Phillies are dropping

Literally and figuratively. 

In addition to Eflin, outfielder Aaron Altherr went down Monday night when he crashed face-first into the left-field wall trying to make a catch. He suffered a sprained right toe and a bruised right knee. He was also being evaluated for a concussion.

With six games left, he is probably done for the season.

Where they stand

The Phillies have lost five in a row. They are 15-30 since being in first place in the NL East on Aug. 5. They were 15 games over .500 then. They are now at .500 with six games to play and a sixth straight losing season is looming.

A bright spot

Roman Quinn continued to audition in center field. He made a long run and a diving catch in Coors Field’s spacious outfield in the first inning and jetted around the bases for a triple in the eighth. Quinn has game-changing speed. If he can stay healthy — a challenge, always — he could be this club’s opening day centerfielder next season.

And speaking of auditions …

Carlos Santana played third base again. Is there something to this? (see story)

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Carlos Santana at third base in 2019? He’d be open to it

Carlos Santana at third base in 2019? He’d be open to it

DENVER – Carlos Santana started at third base for the 10th time this month for the Phillies on Monday night.

It almost feels like a tryout.

An evaluation.

Manager Gabe Kapler began giving Santana starts at the position in early September because it allowed him to get Justin Bour’s bat in the lineup at first base.

Recently, Kapler has used Santana at third as a way to improve the Phillies’ outfield defense. With Santana at third, Rhys Hoskins can move from left field to his natural first base and Kapler can use a stronger defender in left. On Monday night, he used an outfield of Roman Quinn in center, Odubel Herrera in right and Aaron Altherr in left. It was all about covering the vast green that is the Coors Field outfield.

It’s no secret that Hoskins has struggled defensively in left field. The idea of moving him back to first base next season has been discussed by club officials. Hoskins would be more comfortable there and the Phils could seek a defensive upgrade in left.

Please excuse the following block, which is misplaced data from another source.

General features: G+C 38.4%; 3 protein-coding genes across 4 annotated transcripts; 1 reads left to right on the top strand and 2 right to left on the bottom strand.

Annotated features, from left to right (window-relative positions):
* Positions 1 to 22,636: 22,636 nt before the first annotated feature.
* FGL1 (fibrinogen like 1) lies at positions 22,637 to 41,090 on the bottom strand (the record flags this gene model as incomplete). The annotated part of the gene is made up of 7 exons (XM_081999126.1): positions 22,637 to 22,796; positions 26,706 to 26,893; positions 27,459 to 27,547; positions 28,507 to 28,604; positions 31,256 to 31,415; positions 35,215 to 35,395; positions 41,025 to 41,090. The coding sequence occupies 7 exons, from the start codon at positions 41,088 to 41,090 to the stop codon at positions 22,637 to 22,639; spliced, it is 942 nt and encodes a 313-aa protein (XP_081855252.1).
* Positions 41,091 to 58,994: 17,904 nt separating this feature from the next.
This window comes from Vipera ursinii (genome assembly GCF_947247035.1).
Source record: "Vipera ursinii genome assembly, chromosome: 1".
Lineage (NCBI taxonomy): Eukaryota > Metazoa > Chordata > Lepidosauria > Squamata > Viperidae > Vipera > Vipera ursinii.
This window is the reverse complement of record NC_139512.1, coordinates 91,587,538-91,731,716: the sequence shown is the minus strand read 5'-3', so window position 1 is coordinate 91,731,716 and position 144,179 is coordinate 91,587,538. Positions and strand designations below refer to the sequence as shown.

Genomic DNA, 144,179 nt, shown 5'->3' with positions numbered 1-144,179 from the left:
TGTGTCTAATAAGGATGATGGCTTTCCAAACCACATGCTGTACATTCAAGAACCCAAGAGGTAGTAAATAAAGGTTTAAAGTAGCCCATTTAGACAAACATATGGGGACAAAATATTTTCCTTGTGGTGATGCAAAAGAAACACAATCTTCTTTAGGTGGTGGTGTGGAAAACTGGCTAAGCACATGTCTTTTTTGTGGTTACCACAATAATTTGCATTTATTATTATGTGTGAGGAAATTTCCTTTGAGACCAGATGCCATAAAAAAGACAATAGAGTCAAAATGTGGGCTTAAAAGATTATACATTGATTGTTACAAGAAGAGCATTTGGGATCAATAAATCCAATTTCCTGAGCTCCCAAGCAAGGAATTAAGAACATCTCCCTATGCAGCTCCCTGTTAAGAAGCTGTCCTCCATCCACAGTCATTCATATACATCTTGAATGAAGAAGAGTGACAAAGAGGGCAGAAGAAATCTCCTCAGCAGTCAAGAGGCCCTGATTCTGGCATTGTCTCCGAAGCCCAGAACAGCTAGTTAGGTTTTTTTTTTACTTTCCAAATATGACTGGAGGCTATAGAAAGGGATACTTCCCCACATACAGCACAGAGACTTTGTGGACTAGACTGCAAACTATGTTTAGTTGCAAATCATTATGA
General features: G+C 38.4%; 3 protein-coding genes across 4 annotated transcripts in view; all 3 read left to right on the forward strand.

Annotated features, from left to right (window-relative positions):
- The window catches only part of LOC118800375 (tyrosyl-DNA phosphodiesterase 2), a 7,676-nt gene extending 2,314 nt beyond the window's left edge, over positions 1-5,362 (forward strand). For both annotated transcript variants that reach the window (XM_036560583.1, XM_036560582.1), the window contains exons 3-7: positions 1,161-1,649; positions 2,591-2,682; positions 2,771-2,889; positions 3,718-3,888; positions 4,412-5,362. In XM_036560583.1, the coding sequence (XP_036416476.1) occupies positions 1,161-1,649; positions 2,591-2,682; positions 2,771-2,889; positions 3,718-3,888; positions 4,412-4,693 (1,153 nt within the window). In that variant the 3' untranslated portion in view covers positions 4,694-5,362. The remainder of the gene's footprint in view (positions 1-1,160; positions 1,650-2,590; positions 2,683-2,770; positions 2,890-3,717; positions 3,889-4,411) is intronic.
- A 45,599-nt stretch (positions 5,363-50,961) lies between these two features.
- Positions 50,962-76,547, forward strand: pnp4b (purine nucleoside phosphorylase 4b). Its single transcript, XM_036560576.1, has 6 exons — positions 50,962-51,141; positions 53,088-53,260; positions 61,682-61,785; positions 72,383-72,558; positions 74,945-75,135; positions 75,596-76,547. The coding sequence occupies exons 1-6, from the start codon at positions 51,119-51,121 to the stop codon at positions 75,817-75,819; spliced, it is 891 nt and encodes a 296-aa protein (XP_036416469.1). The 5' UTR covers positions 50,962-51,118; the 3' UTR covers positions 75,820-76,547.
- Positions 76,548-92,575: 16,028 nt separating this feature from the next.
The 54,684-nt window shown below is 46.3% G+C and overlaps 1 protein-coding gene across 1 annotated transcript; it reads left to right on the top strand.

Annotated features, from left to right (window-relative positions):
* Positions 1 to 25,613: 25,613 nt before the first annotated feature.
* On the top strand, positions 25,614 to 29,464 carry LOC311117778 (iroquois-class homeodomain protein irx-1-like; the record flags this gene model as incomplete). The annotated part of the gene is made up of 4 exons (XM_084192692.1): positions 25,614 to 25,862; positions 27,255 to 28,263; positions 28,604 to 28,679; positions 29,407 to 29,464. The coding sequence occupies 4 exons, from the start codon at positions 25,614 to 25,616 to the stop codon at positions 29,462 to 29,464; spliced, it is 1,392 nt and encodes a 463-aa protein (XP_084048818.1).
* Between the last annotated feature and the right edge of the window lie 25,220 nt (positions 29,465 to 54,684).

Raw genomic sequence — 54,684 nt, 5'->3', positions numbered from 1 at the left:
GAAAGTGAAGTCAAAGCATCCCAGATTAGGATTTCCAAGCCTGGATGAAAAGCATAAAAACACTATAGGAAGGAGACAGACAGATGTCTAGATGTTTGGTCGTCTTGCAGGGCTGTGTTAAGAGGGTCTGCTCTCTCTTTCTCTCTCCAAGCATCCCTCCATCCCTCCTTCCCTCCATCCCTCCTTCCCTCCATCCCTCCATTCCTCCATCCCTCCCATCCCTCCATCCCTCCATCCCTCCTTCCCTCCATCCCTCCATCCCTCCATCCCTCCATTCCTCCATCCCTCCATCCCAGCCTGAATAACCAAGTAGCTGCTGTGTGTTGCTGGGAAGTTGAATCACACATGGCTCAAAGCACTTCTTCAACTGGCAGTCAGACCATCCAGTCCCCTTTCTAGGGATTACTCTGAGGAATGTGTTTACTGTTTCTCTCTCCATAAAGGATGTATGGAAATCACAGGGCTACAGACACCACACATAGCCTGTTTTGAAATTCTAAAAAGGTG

But what do you do with Santana, who is signed for two more years at $40 million. The Phils have discussed dealing him this winter, but that might be difficult. Could playing him at third base in 2019 be the solution?

“It’s something that we’ll sit down with a little bit more perspective and a little less emotion and evaluate when the time is right,” manager Gabe Kapler said Monday.

There are variables to consider when weighing the possibility of using Santana at third base full time. One is Manny Machado. The Phillies are going to make a free-agent run at him this winter. He would look good at third base, but he might want to play shortstop and the Phils would probably be open to that to get him. Another is Maikel Franco. He had some big downs and some big ups in 2018. Will the Phils keep him or look to deal him? The guess here is they will look to move him.

The other matter to consider is Santana’s defense. He does not have good range. Would the Phils, already a poor defensive team, be able to live with Santana’s defense at third? They seem to be gathering answers this month.

“I think his performance thus far at third base has been good,” Kapler said. “I don’t know how predictive that is of what we might get from Carlos at third base moving forward.”

Santana, 32, actually began his pro career as a third baseman in the low minors with the Dodgers in 2005. He eventually was moved to catcher and then first base with the Indians.

How would he feel about playing third base next season?

“I’d be open to it,” he said. “I’m prepared for any situation. All I care about is being in the lineup every day. It doesn’t matter if I’m at first or third.”

Rockies 10, Phillies 1

The Phillies, staggering to the finish line, lost their fifth straight game and are now 15-30 since leading the NL East by 1½ games on Aug. 5. They were 15 games over .500 on that date. They are now 78-78 with six games to play. It is the first time they’ve been .500 since April 10. A sixth straight losing season looks to be in the cards.